There are many cheap polyfuses available (designed to protect 5V USB ports from excessive current). Alas, polyfuses take several seconds to "blow" -- too late to protect stuff from permanent damage, but quick enough to keep stuff from heating up, catching on fire, and burning down your house.

possibly related: How to do a simple overcurrent protection/circuit breaker circuit for 12V 1-2A?

convert 12 V to 5 V

Most people using servo motors use an off-the-shelf DC-DC converter to convert whatever voltage the batteries supply to the 5V required by the servos.(c) I see that some 18650 battery box (a) include a little DC-DC converter to convert the battery power to 5 VDC "USB battery charger". (A few people use servomotors designed to be connected directly to 12 VDC. a)

Many DC-DC converters are set up so that they never pull more than some maximum current from the battery -- when the motor connected to their output stalls, the converter switches to a "constant-current" mode at some lower output voltage, pulling less power from the batteries. If you put such a DC-DC converter on each servo, it automatically goes into and comes out of "limp mode" appropriately.


"Selecting the proper battery for your robot" (a)

"Robot batteries" (b)

"Batteries I use in my Robotics" (c)

etc. a b c d e f


It's always difficult speccing the power supply for a robot, and you've hit the exact problem we all face. Do you spec it to cope with the typical load, or the absolute maximum load when all motors are stalled at max current?

There's no right answer to this, except that whatever happens it shouldn't damage anything. The good news is that the servos probably won't be consuming 2.5W all the time, so a good way to start is to connect your system up to a large power supply with an ammeter and measure the actual current draw under typical heavy use. Once you know the maximum current draw, you can spec the batteries for that.

The other thing you need to decide is how long you want the thing to run for. That will tell you how much battery capacity you need, and therefore the size of the battery. But, as you say, if that means you need a larger battery, then it might mean you need larger servos and more current, and therefore a larger battery! There might be no solution to this problem, except:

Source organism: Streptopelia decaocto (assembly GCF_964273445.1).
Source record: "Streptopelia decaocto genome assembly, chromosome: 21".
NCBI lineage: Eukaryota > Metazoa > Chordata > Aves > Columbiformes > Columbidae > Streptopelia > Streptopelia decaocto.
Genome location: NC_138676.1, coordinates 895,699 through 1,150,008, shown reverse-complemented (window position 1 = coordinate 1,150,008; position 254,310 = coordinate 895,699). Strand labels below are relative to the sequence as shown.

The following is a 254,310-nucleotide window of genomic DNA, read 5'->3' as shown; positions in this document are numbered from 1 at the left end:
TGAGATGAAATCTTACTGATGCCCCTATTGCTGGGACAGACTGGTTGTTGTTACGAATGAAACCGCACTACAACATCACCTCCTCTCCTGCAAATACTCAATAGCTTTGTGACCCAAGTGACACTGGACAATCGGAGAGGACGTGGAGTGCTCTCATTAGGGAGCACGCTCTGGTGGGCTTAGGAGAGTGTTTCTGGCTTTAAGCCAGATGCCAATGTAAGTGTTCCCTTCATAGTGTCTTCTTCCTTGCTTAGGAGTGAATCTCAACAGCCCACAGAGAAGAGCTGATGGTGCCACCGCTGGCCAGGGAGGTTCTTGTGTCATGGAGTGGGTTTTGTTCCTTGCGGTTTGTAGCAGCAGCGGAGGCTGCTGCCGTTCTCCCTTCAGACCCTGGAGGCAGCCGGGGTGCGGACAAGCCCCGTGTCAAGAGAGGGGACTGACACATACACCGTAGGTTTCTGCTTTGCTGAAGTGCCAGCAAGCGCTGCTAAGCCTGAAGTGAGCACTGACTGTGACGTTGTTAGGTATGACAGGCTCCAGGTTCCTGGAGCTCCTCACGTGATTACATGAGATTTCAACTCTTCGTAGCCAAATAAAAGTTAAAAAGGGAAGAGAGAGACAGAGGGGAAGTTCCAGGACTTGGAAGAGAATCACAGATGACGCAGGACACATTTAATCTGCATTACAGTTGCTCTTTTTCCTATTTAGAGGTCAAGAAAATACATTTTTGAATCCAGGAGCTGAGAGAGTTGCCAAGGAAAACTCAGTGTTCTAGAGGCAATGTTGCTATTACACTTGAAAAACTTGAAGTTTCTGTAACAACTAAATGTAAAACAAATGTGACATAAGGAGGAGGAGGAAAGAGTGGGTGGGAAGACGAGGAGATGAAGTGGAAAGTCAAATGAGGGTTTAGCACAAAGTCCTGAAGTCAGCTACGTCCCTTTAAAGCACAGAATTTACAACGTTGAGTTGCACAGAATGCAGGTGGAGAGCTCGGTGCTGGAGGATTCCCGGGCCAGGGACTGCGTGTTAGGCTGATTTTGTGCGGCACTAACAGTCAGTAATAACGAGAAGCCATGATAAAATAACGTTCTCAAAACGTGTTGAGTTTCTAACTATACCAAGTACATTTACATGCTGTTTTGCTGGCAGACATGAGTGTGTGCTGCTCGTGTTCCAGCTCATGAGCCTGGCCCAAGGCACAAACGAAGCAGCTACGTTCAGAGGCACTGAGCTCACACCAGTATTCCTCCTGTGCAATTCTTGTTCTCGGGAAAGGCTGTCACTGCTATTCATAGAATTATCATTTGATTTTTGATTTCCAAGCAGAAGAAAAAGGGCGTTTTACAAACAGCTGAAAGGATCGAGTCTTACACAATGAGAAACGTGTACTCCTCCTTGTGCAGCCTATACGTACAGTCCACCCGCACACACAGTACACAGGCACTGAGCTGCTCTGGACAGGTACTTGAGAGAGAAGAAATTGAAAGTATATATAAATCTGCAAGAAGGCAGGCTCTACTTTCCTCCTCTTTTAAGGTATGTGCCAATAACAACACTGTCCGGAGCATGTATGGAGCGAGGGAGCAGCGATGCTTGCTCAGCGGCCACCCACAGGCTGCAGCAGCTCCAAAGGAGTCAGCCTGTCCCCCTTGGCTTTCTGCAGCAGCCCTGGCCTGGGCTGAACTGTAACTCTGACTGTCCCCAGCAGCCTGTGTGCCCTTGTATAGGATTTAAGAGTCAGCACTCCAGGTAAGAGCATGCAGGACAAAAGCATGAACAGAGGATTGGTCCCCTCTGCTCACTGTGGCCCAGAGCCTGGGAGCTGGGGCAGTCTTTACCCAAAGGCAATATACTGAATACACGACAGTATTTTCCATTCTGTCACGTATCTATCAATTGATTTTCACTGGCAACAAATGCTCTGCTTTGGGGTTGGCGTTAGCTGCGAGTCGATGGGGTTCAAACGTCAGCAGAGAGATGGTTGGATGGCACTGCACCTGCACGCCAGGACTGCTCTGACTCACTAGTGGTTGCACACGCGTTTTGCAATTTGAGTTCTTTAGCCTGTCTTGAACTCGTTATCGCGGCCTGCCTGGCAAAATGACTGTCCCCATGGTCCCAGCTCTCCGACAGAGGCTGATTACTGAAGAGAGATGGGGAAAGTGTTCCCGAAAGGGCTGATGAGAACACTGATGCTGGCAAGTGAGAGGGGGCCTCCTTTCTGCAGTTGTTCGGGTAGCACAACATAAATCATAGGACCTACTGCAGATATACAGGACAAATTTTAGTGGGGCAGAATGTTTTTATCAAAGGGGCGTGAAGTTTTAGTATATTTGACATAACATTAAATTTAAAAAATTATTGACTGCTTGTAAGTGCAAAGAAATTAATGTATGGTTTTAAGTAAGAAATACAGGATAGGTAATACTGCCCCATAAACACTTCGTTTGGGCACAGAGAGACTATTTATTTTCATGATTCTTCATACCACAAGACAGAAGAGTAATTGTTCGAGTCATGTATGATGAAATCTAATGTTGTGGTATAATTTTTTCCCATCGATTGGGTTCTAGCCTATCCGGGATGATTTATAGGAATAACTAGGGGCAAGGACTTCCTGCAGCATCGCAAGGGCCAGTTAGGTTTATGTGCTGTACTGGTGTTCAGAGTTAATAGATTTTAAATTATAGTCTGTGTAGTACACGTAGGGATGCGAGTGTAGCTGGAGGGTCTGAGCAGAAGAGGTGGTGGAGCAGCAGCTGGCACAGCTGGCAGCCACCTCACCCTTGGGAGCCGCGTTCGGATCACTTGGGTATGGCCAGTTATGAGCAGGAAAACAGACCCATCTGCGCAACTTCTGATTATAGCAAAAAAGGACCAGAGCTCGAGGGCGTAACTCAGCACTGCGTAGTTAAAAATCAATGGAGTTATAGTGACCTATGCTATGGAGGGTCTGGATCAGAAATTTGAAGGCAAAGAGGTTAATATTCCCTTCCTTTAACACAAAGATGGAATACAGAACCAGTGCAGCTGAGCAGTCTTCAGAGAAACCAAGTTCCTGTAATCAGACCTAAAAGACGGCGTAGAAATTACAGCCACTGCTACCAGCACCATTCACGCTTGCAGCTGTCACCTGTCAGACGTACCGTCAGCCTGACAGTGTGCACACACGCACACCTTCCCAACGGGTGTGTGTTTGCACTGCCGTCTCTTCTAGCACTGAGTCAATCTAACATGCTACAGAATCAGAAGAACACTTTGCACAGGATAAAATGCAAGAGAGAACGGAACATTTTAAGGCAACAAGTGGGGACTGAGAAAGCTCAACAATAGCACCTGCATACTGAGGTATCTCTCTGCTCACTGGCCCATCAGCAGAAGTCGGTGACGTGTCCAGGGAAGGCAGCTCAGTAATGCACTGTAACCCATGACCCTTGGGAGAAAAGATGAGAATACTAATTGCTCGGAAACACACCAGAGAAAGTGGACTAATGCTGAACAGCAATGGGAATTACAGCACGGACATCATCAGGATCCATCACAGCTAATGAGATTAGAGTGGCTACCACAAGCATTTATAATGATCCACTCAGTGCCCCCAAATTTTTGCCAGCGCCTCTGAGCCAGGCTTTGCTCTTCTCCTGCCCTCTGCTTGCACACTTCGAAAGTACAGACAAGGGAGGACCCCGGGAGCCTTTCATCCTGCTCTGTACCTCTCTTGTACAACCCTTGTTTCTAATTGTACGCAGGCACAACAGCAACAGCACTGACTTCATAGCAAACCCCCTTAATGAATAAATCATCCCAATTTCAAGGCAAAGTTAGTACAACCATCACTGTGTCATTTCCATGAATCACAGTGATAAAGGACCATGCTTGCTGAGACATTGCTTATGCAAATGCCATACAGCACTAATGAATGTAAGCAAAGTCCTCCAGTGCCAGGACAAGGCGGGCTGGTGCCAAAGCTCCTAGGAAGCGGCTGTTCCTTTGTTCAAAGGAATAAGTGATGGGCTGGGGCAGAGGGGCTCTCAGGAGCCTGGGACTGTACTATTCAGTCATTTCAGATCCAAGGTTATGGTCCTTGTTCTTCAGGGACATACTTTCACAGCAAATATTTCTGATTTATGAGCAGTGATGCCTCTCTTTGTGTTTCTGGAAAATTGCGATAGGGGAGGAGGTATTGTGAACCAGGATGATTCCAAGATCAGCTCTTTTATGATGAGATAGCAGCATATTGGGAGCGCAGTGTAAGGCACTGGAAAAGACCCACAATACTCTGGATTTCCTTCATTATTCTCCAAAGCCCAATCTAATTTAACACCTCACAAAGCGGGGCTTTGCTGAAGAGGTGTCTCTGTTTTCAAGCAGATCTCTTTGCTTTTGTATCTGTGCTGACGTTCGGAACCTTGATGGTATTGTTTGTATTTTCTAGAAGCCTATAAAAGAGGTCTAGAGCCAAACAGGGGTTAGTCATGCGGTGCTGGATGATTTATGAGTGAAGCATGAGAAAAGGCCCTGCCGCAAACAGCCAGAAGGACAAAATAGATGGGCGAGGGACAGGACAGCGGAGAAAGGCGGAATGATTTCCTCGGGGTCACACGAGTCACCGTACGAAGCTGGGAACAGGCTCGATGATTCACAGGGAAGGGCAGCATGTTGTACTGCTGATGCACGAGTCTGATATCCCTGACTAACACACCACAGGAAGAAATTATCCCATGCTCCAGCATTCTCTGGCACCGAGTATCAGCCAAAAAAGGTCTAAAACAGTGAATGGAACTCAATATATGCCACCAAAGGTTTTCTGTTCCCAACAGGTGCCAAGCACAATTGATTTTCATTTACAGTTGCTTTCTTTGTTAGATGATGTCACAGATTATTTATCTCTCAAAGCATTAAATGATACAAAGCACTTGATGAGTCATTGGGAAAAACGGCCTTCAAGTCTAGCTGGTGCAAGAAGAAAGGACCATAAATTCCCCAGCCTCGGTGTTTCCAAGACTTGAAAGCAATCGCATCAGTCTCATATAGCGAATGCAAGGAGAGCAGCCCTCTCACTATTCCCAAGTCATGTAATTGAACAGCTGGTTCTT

• Ease your requirements. Accept that the robot won't run as long as you'd hoped.
  • If possible, add torsion springs to the servos to help them lift the battery weight. This will mean they consume slightly less power.

But what to do in the extreme case where all the motors are stalled?

You might consider something like a Hot Swap controller. This is a little chip which guards the power input to your system. It protects against the large inrush current caused by your system's capacitors. It also protects against over current in general, as well as over voltage.


This problem is a lot like rocket science. With a rocket, the heavier it is, the more fuel they need to lift off which makes it even heavier! You have your servos, but to power them you need a big battery making the robot heavier, this means stronger servos and an even bigger battery! If you can't work out how to power the robot with an onboard battery then prehaps you would have to settle for an off-board power supply.

Hope this helps.

  • $\begingroup$ Rockets should be pre-Lifted. $\endgroup$ Commented Jul 11, 2023 at 4:43
  • $\begingroup$ For portable, or autonomous robots, yes, you are right. Though electric cars are proving that it can be done. And gasoline or other fuel powered solutions solve some of those problems. $\endgroup$ Commented Jul 13, 2023 at 19:00